Critical Neurophilosophy & Indigenous Wisdom
Sense Publishers, Nov 30, 2009 - Education - 170 pages
This book begins a long overdue dialogue between Western neuropsychology and Indigenous wisdom. The latter holds that technology, including that which supports the neurosciences, is an important aspect of humanity, but that without a deeper understanding of the sacred, natural world, its consequences will continue to disrupt the balance of life on Earth. This book argues that without incorporating Indigenous wisdom into theories relating to brain research and scientific assumptions about human nature, humanity may never learn how to avoid this problem. After summarizing current studies about such important topics as generosity, truthfulness, courage, humour, art, spirituality and lateralization, two indigenous scholars and a South Korean neuroscientist discuss the research conclusions. In most cases, the ancient knowledge of Indigenous Peoples reveals significantly contrasting perspectives. By offering students of neuropsychology and the various schools of neurophilosophy radically different views than those seen through the lens of Western science, this book will help assure that understandings about the human brain may lead to a more healthy balance in human affairs. Questions at the end of each chapter give opportunities for the reader to continue the dialogue and find further studies to support or refute the Indigenous assertions.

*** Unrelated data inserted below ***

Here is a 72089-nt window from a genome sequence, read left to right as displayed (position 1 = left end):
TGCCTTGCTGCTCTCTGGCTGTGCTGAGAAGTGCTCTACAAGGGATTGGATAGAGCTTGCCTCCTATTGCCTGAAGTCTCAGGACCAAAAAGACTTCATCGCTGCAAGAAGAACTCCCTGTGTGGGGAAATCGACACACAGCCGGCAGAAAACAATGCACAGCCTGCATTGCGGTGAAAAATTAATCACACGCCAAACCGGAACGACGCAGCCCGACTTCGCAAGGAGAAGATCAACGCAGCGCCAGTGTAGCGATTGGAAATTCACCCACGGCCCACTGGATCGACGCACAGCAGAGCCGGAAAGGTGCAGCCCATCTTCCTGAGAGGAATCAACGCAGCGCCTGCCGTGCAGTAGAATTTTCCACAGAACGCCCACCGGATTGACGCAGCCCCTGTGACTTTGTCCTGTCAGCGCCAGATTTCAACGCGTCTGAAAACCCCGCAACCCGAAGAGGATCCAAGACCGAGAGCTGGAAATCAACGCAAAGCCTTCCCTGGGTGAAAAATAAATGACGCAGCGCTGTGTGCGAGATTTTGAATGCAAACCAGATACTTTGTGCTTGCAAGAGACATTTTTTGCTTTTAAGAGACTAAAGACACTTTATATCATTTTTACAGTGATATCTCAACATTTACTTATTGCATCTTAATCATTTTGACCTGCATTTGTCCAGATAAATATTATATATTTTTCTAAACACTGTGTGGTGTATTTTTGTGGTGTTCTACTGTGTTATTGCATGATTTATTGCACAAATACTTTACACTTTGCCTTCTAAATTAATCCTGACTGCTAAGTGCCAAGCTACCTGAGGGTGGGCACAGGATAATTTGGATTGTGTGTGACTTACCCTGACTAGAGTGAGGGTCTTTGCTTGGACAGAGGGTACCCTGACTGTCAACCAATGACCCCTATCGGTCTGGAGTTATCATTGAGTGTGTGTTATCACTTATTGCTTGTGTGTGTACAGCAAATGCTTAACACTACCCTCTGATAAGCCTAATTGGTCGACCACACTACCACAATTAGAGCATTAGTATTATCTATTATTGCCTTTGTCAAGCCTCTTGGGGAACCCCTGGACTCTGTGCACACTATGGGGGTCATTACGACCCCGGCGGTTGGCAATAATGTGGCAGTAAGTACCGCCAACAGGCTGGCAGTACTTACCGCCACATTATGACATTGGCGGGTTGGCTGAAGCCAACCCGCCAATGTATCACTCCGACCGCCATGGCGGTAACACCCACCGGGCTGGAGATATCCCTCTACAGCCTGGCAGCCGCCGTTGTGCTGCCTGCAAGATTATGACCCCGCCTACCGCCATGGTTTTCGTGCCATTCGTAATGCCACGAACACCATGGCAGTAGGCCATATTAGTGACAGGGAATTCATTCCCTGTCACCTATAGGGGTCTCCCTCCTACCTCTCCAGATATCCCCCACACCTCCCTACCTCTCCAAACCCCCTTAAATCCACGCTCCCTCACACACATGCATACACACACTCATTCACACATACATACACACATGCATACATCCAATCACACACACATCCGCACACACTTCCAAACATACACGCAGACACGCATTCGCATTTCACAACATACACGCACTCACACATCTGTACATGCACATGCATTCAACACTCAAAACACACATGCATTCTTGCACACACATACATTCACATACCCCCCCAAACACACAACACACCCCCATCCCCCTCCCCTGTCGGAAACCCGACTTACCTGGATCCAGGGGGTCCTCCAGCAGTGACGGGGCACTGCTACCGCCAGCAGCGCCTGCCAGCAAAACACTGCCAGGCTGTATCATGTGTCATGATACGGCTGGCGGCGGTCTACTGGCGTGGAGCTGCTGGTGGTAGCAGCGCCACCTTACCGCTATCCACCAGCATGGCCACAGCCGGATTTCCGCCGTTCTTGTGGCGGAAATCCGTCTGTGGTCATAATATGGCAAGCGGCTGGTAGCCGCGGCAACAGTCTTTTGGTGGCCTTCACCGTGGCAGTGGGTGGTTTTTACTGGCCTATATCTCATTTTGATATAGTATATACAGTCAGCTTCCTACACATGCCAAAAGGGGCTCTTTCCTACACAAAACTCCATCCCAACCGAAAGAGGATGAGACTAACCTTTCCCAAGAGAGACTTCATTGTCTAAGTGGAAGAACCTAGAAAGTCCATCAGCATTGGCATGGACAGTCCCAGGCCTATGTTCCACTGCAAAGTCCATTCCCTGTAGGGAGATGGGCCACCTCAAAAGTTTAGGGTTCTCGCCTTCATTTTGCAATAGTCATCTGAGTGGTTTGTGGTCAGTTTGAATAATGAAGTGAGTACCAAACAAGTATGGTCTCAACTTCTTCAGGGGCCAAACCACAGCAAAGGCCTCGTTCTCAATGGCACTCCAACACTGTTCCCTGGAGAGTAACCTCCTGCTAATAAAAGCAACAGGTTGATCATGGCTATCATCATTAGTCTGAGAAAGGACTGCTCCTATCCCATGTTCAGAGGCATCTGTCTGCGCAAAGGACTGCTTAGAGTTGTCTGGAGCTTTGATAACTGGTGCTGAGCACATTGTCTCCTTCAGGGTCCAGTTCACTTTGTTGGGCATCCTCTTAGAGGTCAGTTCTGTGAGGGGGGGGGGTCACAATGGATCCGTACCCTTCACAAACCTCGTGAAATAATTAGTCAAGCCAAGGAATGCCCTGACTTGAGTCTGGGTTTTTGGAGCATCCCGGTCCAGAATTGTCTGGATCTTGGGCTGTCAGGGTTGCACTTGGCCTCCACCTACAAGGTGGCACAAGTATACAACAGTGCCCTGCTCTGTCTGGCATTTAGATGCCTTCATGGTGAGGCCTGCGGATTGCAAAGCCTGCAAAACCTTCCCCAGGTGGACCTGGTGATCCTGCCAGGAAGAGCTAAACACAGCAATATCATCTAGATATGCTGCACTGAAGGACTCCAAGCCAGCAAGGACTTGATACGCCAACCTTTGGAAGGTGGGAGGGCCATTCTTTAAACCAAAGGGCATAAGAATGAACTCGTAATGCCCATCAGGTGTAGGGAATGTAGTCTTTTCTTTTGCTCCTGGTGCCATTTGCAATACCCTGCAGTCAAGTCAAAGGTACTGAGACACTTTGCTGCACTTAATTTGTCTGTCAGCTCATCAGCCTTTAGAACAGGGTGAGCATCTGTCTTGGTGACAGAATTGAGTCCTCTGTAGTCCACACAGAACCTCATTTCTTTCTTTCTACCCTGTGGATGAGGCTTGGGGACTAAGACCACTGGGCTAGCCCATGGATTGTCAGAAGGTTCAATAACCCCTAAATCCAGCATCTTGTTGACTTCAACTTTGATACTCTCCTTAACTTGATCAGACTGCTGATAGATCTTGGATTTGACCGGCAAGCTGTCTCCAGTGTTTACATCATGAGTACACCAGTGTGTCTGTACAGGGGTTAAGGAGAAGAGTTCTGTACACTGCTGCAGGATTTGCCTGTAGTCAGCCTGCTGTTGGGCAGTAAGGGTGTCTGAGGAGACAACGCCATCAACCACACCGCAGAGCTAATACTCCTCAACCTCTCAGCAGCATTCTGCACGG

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Honesty and Deception
Fear and Courage
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aﬁer altruism amygdala animals areas associated authors balance behaviour beneﬁts brain activity brain function Buddhism cingulate cognitive concept conﬂict context cortical courage deception deﬁned dialogue Dictator Game difﬁcult emotional empathy environment experience expression fear ﬁeld ﬁlm ﬁnd ﬁndings ﬁrst ﬁve fMRI Four Arrows functional MRI generosity Greg gyrus human humor idea images important Indigenous cultures Indigenous perspective Indigenous wisdom individuals inﬂuence interactions involved Jongmin Kaplan language leaming leﬁ hemisphere living lobe magical thinking magnetic resonance imaging meditation mental mind Moming Star Native American Native games Native players natural environment neural neuroeconomics neurophilosophy offer one’s orbitofrontal cortex oxytocin participants pattems prefrontal cortex psychology reﬂect relationship response reward right hemisphere role scans Scar Face scientiﬁc selﬁsh signiﬁcant signiﬁcantly social social neuroscience speciﬁc spiritual stimuli stories subjects survival Taoism temporal lobe traditional Ultimatum Game understanding visual Westem science